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Alison Colman

The term “glitch”, coined in 1962 by former U.S. astronaut John Glenn, originally referred to a spike or change in voltage in an electrical current. The meaning of the word glitch has since expanded to refer to any unmistakable yet unexplainable hiccup in what would otherwise be a smoothly functioning system. When referring to computer glitches, they range from the merely annoying to the panic-inducing symptom of a full-scale systems breakdown (e.g., the “blue screen of death”). On the other hand, glitches can also be about serendipity, a full-on happy accident, embracing a mistake and running with it, or functioning as a veritable readymade. In the case of artists Dimtre Lima and Iman Morandi’s Glitchbrowser, a fascination with glitch-as-metaphor serves as a conceptual basis for a work of Internet art.

Generally speaking, Glitchbrowser is not the first of its kind in that it is preceded by other alternative browsers, or what some have referred to as “browser art”. Some of these predecessors include the work of Jodi, I/O/D’s Web Stalker, Mark Napier’s Shredder, and Maciej Wisniewski’s Netomat. Like its predecessors, Glitchbrowser shunts aside notions of how the web (or even computer interfaces in general) is “supposed” to look or “supposed” to work. Therefore, in order to discuss Glitchbrowser, I feel it would be helpful to construct a brief art historical context, as well as a brief description of the aforementioned examples.

What was the initial impetus to create alternative browsers? By the years 1997-1998, a handful of net artists and theorists had already begun voicing concern about how information was being presented and organized on the web, particularly in regards to how it was quickly being codified according to standards dictated by 2D print media (e.g., magazines, catalogs, newspapers, books) as if web pages were paper. They also began critically examining how data space is presented on the web and how this presentation directly shapes the user’s experience. Furthermore, they also endeavored to call attention to how users’ expectations of web browsers’ functions were already becoming shackled by commercialization. Popular discourse about the web reinforced, rather than questioned, notions of Internet use based on information gathering, information hierarchies, and information organization. In an effort to openly challenge what was quickly becoming the status quo, some net artists wanted to explore what they considered the Internet’s connective, tactical and dynamic potential.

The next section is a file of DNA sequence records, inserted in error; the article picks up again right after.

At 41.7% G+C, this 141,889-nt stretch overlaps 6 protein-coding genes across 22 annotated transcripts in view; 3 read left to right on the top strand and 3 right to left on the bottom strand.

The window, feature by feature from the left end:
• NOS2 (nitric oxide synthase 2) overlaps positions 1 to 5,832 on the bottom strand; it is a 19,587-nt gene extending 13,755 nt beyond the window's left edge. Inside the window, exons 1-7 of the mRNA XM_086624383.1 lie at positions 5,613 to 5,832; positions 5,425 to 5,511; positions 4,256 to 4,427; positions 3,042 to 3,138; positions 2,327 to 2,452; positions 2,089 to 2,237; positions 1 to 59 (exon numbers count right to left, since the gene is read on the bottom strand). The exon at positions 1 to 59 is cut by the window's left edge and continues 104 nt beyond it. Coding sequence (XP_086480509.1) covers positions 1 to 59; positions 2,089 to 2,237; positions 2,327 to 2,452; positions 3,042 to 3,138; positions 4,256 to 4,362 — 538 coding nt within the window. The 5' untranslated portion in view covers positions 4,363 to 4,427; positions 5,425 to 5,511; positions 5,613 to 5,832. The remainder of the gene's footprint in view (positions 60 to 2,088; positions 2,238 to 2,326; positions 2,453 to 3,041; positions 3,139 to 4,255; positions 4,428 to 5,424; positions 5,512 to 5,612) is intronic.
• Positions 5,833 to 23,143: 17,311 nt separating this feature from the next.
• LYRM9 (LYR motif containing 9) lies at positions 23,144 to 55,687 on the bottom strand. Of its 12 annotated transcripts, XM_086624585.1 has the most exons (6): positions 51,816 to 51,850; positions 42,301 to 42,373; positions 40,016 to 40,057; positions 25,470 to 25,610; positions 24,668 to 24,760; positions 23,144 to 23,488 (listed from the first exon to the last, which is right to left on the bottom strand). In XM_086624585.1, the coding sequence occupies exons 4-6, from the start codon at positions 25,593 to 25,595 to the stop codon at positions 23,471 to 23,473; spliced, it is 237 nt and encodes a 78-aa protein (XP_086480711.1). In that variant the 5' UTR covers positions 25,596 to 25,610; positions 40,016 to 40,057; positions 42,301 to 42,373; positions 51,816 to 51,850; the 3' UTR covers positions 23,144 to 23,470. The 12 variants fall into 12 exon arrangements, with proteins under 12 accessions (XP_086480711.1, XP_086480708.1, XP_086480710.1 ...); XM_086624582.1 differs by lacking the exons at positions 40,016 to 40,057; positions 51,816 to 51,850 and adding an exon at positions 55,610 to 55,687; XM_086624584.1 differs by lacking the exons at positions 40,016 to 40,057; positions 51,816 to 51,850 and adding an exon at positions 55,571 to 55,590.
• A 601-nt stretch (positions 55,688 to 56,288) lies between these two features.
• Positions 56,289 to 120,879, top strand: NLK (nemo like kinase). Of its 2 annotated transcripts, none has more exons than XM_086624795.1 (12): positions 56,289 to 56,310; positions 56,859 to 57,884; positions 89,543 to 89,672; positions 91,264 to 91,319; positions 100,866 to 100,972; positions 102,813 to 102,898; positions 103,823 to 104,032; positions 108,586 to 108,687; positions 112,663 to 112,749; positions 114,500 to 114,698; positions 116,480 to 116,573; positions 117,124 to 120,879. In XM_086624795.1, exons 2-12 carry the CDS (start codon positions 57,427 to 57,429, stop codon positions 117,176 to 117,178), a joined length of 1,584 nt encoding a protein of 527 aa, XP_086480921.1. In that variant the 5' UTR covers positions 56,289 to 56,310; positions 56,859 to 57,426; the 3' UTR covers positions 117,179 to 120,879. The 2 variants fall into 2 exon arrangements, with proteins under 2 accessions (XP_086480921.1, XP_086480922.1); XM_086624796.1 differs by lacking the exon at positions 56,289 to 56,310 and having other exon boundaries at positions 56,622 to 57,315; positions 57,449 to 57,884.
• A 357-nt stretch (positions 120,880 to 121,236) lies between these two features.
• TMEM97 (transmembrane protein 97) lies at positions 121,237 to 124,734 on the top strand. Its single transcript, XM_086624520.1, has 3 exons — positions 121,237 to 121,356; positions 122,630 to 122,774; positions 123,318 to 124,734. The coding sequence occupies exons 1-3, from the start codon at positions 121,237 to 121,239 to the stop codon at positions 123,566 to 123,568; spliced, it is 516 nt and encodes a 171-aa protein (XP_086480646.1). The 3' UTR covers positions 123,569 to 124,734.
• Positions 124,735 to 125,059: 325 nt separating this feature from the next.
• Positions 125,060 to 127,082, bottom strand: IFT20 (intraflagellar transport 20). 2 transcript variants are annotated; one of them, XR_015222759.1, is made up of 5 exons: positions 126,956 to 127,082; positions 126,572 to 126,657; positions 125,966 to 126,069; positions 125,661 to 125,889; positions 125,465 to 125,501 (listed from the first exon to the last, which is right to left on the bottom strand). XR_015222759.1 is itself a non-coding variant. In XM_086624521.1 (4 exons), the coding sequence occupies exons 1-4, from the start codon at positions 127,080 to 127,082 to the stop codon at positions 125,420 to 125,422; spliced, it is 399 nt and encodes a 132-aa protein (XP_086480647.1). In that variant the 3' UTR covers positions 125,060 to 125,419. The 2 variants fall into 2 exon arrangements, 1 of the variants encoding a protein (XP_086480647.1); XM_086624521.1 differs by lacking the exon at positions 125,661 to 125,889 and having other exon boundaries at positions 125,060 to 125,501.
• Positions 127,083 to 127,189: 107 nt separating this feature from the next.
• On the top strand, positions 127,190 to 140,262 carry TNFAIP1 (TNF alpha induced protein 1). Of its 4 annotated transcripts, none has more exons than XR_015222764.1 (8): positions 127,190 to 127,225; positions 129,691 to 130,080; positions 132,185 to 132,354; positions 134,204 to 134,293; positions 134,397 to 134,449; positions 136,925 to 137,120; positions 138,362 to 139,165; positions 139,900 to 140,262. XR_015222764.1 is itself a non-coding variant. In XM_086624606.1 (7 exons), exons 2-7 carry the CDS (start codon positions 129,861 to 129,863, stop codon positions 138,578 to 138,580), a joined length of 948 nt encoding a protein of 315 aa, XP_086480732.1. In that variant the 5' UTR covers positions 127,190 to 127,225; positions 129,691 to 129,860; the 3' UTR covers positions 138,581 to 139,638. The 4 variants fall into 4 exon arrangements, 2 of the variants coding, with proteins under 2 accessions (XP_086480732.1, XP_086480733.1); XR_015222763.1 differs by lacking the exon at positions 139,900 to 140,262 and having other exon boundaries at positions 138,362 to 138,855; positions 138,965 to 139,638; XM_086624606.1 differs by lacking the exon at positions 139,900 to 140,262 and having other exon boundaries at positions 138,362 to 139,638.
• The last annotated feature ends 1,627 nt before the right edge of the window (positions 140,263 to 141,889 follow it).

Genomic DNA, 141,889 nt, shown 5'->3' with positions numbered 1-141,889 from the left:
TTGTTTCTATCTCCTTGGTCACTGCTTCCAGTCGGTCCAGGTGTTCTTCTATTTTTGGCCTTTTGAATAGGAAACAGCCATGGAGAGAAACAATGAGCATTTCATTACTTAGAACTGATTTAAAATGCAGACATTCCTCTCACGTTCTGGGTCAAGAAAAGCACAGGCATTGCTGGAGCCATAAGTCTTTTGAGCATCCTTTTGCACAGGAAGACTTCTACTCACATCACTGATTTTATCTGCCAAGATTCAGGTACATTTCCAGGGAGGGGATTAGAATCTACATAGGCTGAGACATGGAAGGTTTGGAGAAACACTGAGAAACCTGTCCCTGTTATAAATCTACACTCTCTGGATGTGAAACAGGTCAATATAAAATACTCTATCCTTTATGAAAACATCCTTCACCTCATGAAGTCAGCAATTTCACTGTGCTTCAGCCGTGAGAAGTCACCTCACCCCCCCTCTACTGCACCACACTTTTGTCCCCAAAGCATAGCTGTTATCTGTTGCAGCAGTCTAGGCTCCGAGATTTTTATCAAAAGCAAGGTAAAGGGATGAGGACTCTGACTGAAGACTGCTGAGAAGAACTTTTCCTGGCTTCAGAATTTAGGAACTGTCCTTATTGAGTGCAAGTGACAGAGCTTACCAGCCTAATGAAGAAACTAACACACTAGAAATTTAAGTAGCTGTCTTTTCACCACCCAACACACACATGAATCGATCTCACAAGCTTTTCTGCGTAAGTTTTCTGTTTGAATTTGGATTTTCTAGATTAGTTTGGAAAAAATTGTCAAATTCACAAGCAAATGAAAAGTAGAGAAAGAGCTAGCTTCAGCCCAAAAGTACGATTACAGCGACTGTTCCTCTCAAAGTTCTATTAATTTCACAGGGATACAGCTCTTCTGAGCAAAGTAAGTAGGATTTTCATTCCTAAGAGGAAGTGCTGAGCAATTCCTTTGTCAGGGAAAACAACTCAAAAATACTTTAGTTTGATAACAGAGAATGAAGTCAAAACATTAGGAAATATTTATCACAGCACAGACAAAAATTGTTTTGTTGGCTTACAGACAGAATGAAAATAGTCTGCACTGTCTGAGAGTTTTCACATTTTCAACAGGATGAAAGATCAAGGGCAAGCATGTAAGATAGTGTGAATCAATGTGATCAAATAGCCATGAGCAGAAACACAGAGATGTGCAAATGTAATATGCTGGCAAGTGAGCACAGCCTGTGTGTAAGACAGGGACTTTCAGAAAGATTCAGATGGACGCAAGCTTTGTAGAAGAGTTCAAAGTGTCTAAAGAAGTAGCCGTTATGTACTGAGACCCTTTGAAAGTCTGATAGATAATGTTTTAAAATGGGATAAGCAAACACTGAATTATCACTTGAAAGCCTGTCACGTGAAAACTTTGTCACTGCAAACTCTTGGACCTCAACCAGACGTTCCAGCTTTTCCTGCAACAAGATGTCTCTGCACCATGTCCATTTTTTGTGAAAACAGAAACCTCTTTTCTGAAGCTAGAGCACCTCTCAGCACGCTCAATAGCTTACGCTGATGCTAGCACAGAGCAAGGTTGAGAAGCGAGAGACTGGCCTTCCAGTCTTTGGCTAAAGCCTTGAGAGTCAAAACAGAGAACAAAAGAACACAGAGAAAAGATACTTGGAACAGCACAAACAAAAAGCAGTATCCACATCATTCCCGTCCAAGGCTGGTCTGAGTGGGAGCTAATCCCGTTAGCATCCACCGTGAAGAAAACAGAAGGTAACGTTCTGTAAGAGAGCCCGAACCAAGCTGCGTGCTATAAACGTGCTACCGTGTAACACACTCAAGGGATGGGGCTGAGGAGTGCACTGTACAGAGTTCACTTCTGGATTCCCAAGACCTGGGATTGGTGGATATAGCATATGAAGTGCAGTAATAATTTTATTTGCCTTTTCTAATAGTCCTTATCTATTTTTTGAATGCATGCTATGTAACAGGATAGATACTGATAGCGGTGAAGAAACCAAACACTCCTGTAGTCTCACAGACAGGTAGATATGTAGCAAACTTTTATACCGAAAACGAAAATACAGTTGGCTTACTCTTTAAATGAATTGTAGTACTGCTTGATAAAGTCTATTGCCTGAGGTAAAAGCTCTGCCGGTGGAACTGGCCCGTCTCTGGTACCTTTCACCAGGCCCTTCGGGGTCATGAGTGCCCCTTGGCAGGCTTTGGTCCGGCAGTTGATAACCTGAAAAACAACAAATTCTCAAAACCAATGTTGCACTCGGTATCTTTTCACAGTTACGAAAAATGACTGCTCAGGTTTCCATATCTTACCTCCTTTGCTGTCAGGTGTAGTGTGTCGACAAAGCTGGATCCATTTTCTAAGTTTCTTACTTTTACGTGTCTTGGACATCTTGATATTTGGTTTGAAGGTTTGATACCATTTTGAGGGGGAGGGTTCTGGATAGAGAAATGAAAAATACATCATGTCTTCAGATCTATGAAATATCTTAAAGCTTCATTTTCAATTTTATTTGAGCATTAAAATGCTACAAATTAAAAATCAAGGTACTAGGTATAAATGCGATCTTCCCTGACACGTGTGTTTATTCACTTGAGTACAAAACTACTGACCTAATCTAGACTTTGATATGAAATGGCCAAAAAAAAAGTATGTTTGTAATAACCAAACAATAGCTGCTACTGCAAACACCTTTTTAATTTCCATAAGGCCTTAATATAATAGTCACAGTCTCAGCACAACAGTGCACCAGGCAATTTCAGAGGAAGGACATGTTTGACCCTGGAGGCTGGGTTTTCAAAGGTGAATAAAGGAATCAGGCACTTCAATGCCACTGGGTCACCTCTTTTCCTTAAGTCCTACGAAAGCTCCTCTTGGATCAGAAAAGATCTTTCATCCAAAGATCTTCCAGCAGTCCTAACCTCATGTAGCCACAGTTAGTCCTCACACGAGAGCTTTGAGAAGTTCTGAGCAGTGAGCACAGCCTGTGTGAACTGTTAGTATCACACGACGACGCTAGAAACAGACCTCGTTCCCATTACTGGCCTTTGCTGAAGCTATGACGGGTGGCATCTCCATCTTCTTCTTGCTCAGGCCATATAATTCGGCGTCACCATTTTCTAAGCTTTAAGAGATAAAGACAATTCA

The artist duo jodi (Dirk Paesmans and Joan Heemskirk; 1995-present) created what could unarguably be considered the first example of browser art (, if not an alternative web browser per se. What was particularly groundbreaking was their use of HTML scripts to turn the browser into art, as opposed to using the browser to display works of art.

Mark Napier, an Internet artist strongly influenced by the work of jodi, was intrigued by their use of the web as a medium. One of his early works, Shredder, is an example of browser art that plays with the web-as-print-media metaphor. With Shredder, he created a browser that would “tear up” web pages via a cgi script that would retrieve and alter the HTML before displaying the page on the screen, resulting in a collaged mixture of code fragments and disassembled images. Shredder succeeds in turning a number of web conventions on their head: what is normally hidden is displayed, text becomes image, organization becomes abstraction.

The members of I/O/D (Matthew Fuller, Simon Pope, Colin Green), creators of Web Stalker (1997), one of the first publicly available standalone alternative browsers, are explicit in their political and critical intent, dubbing Web Stalker an “anti-browser”. Once up and running, it disassembles web pages into discrete parts as opposed to displaying data as a seamless whole. Averse to what one of it’s creators (Matthew Fuller) deemed “eye candy” – the preponderance of visual imagery on the web – Web Stalker portrays a stripped down, minimalist rendition of an Internet browser; earlier versions did not read or display images, although later versions were able to read GIF files. In a 1998 interview with Tilman Baumgaertel, the members of I/O/D explain they were inspired to create Web Stalker from observing how people do not necessarily use the Web the way it is “supposed” to be used, such as turning off images or blocking cookies. Adhering to a DIY ethos, they wanted to create an application that allows the user to create a web suited to her or his preferences, rather than settling for a commercial browser that dictatedthe nature of one’s Internet use.